ZiF Research Group
Kinship and Politics:
Rethinking a Conceptual Split and its Epistemic Implications in the Social Sciences
Convenors: Erdmute Alber (Bayreuth, GER), David Warren Sabean (Los Angeles, USA), Simon Teuscher (Zürich, SUI), Tatjana Thelen (Wien, AUT)
ZiF Research Group Closing Conference
The Politics of Making Kinship
Historical and Anthropological Perspectives
1 March - 2 March 2018
Organisers: Erdmute Alber (Bayreuth, GER), Jennifer Rasell (Bielefeld, GER), David Warren Sabean (Los Angeles, USA), Simon Teuscher (Zurich, SUI), Tatjana Thelen (Vienna, AUT)
An end is at the same time the starting point for something new and it is exactly in this sense that the closing conference of the research group Kinship and Politics on 1–2 March 2018 was envisaged to be. On the one hand, a moment of bringing a long process to an end – a process that started in 2012 with some shared thoughts between Tatjana Thelen and Erdmute Alber that led to the application of the research group at ZiF together with Simon Teuscher and David Sabean. But more than marking the end of this process, the closing conference was also the starting point for something new – a book project that will hopefully end with an edited volume on The Politics of Making Kinship. This book should become something really new in the sense that it does not repeat our initial idea about a re-thinking of the epistemological split between "kinship and politics" in the social sciences. Rather, our re-thinking of the many ways how this split and the attempts of dealing and transgressing it brought us to ask about the multiple processes of making kinship.
The 14 papers discussed at the closing conference look at a wide range of processes of making kinship. They examine how kinship – as a concept (Julia Heinemann and Jon Mathieu), a way of knowing (Caroline Arni), a scientific topic (David Sabean), a means of classifying belonging and relatedness (Staffan Müller-Wille and Simon Teuscher), and a shared assumption of ordinary people as well as of scientists about the very existence of social relations (Tatjana Thelen and Ludolf Kuchenbuch) – has been brought about, conceptualised and naturalised in different periods, places, and social contexts.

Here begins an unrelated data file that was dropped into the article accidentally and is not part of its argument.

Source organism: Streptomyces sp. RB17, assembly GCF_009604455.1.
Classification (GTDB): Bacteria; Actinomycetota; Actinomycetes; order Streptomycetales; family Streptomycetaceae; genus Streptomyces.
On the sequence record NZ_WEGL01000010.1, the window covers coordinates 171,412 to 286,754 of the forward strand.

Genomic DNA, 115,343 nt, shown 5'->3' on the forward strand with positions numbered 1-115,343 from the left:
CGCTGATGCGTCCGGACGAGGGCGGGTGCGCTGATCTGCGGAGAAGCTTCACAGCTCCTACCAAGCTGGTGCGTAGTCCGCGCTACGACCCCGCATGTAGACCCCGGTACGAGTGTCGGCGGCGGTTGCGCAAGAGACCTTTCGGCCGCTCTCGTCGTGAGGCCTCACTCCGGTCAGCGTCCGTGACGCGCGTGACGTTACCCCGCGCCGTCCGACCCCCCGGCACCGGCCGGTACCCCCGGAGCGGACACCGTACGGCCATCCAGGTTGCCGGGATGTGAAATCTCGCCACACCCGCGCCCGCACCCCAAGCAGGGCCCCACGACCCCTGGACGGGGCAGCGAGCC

A sense of historicity runs through most of the papers. That might not be a surprise for the historical papers, but it is surprising that all the anthropological papers also deal quite pronouncedly with processes of change and transformations. These are often not primarily changes of concrete actions, but changing notions and historical makings in specific times. Erdmute Alber traces the locally new concept of la famille that was brought by colonial officers to Dahomey/Benin and can today be found in the local languages. Tatjana Thelen writes about the political developments causing change in the perceptions of kinship, relatedness and familial gift-giving over the German-German border, while Jeannett Martin explores the coming into existence of a new category of kinship: the Kuckucks father. Thus, all the chapters, being historical or anthropological, are related by ways of thinking through change and temporal processes.
Different temporalities are explored in the papers such as David Sabean's reading of Hegel, who offered a critique of kinship practices of reiterated alliance through close marriage, which were only just getting started during his lifetime, but whose construction of the "family" fits nicely to the "nuclear family" model of Talcott Parsons, formulated almost a century and a half later. The papers by Susan McKinnon, David Sabean and Julia Heinemann show a shift from a parochial male encompassing idea of the household in the 16th century to a more egalitarian friendship model of husband and wife in the 19th century, while at the same time echoing ideas of mutuality from the 15th century. Caroline Arni emphasised that we need to always make a distinction between practice and how it is modelled.